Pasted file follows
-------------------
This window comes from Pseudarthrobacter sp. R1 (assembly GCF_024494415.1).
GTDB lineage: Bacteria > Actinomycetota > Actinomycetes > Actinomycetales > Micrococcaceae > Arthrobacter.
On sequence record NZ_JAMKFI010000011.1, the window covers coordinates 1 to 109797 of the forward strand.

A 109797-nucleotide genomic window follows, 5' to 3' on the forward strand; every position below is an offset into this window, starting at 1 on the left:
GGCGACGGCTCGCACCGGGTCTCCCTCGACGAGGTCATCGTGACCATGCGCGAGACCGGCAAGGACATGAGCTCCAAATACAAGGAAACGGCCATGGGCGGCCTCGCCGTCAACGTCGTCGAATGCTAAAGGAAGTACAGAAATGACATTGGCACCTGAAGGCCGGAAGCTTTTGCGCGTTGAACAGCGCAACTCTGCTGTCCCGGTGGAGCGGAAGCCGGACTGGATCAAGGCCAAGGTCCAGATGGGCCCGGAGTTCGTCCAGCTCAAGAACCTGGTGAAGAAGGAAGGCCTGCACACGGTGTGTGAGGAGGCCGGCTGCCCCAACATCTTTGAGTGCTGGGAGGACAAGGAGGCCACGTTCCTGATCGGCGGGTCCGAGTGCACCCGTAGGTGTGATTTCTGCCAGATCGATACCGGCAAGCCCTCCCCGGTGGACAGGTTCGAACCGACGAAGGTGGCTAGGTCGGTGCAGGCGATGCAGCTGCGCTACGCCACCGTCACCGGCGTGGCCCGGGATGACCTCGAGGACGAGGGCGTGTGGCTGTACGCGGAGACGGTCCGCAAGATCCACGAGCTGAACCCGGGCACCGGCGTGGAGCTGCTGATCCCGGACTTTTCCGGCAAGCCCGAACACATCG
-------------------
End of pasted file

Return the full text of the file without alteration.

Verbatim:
This window comes from Pseudarthrobacter sp. R1 (assembly GCF_024494415.1).
GTDB lineage: Bacteria > Actinomycetota > Actinomycetes > Actinomycetales > Micrococcaceae > Arthrobacter.
On sequence record NZ_JAMKFI010000011.1, the window covers coordinates 1 to 109797 of the forward strand.

A 109797-nucleotide genomic window follows, 5' to 3' on the forward strand; every position below is an offset into this window, starting at 1 on the left:
GGCGACGGCTCGCACCGGGTCTCCCTCGACGAGGTCATCGTGACCATGCGCGAGACCGGCAAGGACATGAGCTCCAAATACAAGGAAACGGCCATGGGCGGCCTCGCCGTCAACGTCGTCGAATGCTAAAGGAAGTACAGAAATGACATTGGCACCTGAAGGCCGGAAGCTTTTGCGCGTTGAACAGCGCAACTCTGCTGTCCCGGTGGAGCGGAAGCCGGACTGGATCAAGGCCAAGGTCCAGATGGGCCCGGAGTTCGTCCAGCTCAAGAACCTGGTGAAGAAGGAAGGCCTGCACACGGTGTGTGAGGAGGCCGGCTGCCCCAACATCTTTGAGTGCTGGGAGGACAAGGAGGCCACGTTCCTGATCGGCGGGTCCGAGTGCACCCGTAGGTGTGATTTCTGCCAGATCGATACCGGCAAGCCCTCCCCGGTGGACAGGTTCGAACCGACGAAGGTGGCTAGGTCGGTGCAGGCGATGCAGCTGCGCTACGCCACCGTCACCGGCGTGGCCCGGGATGACCTCGAGGACGAGGGCGTGTGGCTGTACGCGGAGACGGTCCGCAAGATCCACGAGCTGAACCCGGGCACCGGCGTGGAGCTGCTGATCCCGGACTTTTCCGGCAAGCCCGAACACATCG